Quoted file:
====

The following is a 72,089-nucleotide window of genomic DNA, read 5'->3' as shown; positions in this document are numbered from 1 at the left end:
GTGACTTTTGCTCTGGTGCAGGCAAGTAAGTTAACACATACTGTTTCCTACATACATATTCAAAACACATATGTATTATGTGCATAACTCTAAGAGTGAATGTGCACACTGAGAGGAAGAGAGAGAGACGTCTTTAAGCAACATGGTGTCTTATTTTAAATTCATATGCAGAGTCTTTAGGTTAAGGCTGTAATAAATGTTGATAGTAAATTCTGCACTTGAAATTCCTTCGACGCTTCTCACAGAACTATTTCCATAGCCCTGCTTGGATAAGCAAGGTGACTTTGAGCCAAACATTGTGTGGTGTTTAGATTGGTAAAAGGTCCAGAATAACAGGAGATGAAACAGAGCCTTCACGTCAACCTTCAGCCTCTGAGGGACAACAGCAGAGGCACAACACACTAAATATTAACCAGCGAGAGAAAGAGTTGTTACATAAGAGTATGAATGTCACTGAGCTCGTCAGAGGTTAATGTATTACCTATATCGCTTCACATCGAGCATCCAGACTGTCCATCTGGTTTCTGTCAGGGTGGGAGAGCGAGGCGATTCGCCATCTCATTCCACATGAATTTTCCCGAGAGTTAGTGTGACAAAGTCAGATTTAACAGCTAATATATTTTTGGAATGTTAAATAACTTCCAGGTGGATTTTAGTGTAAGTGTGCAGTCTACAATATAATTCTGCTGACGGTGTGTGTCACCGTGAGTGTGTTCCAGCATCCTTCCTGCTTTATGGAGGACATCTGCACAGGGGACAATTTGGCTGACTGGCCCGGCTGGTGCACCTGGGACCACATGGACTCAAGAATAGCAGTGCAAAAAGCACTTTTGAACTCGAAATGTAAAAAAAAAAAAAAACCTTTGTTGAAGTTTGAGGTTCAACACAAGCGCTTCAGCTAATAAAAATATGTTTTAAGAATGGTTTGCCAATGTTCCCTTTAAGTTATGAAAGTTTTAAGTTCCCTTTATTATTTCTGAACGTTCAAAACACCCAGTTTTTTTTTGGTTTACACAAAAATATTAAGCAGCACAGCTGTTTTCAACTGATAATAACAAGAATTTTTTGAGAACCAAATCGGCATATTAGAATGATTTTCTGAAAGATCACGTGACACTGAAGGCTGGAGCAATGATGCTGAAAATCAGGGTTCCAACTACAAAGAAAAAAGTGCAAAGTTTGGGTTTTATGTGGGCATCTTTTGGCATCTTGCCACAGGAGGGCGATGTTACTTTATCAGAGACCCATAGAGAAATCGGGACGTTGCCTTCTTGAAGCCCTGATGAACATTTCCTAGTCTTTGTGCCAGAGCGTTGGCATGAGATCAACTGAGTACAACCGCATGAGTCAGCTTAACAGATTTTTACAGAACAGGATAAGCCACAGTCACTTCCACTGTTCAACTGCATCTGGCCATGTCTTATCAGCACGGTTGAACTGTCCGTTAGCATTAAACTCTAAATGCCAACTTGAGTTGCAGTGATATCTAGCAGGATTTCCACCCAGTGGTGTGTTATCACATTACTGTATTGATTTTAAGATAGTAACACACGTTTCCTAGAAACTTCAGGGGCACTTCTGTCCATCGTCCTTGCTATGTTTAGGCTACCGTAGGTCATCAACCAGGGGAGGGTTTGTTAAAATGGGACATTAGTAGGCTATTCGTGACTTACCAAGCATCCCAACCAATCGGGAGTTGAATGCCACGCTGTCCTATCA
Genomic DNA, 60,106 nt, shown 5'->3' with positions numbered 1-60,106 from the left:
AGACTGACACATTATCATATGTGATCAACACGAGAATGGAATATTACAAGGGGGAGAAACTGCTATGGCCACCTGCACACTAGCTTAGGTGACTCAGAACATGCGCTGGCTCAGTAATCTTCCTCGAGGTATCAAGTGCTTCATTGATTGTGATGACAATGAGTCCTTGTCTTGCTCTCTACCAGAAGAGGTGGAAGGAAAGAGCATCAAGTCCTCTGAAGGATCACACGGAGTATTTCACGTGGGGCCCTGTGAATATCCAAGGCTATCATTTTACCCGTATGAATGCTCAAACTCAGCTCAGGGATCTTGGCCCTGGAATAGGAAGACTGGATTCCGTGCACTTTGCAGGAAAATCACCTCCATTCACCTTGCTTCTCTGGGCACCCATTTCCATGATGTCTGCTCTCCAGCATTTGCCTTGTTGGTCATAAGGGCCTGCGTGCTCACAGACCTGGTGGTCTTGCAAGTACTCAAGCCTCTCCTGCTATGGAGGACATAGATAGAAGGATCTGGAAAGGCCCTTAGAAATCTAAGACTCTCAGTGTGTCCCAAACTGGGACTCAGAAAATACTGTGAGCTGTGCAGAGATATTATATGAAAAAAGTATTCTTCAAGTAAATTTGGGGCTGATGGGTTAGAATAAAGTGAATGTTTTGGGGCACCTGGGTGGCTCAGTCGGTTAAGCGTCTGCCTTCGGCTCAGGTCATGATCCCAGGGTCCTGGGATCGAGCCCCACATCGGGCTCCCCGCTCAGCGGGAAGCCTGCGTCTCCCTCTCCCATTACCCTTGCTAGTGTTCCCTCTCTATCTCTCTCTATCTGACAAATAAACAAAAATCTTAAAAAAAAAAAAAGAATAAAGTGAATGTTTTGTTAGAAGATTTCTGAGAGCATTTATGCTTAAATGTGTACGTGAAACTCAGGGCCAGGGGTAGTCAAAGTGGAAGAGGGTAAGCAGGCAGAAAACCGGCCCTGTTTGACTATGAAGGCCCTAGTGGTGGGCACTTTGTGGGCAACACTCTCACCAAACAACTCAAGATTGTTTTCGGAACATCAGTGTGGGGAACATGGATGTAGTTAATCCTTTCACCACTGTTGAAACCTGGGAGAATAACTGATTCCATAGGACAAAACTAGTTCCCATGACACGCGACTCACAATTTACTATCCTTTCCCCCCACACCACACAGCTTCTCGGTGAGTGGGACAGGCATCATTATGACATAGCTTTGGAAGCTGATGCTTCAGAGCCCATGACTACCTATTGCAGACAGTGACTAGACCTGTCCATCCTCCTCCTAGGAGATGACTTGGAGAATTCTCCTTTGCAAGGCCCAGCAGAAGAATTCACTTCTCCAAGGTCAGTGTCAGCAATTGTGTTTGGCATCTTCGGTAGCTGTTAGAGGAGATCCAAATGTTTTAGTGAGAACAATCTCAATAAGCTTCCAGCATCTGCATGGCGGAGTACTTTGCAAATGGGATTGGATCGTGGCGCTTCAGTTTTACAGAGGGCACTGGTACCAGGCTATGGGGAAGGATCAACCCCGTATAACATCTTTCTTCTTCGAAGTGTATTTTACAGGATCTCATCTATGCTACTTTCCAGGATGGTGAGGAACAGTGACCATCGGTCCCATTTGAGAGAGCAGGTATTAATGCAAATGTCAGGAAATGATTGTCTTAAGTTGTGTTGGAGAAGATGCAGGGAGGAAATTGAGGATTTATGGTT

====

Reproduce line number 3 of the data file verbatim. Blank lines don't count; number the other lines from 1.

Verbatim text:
Genomic DNA, 60,106 nt, shown 5'->3' with positions numbered 1-60,106 from the left: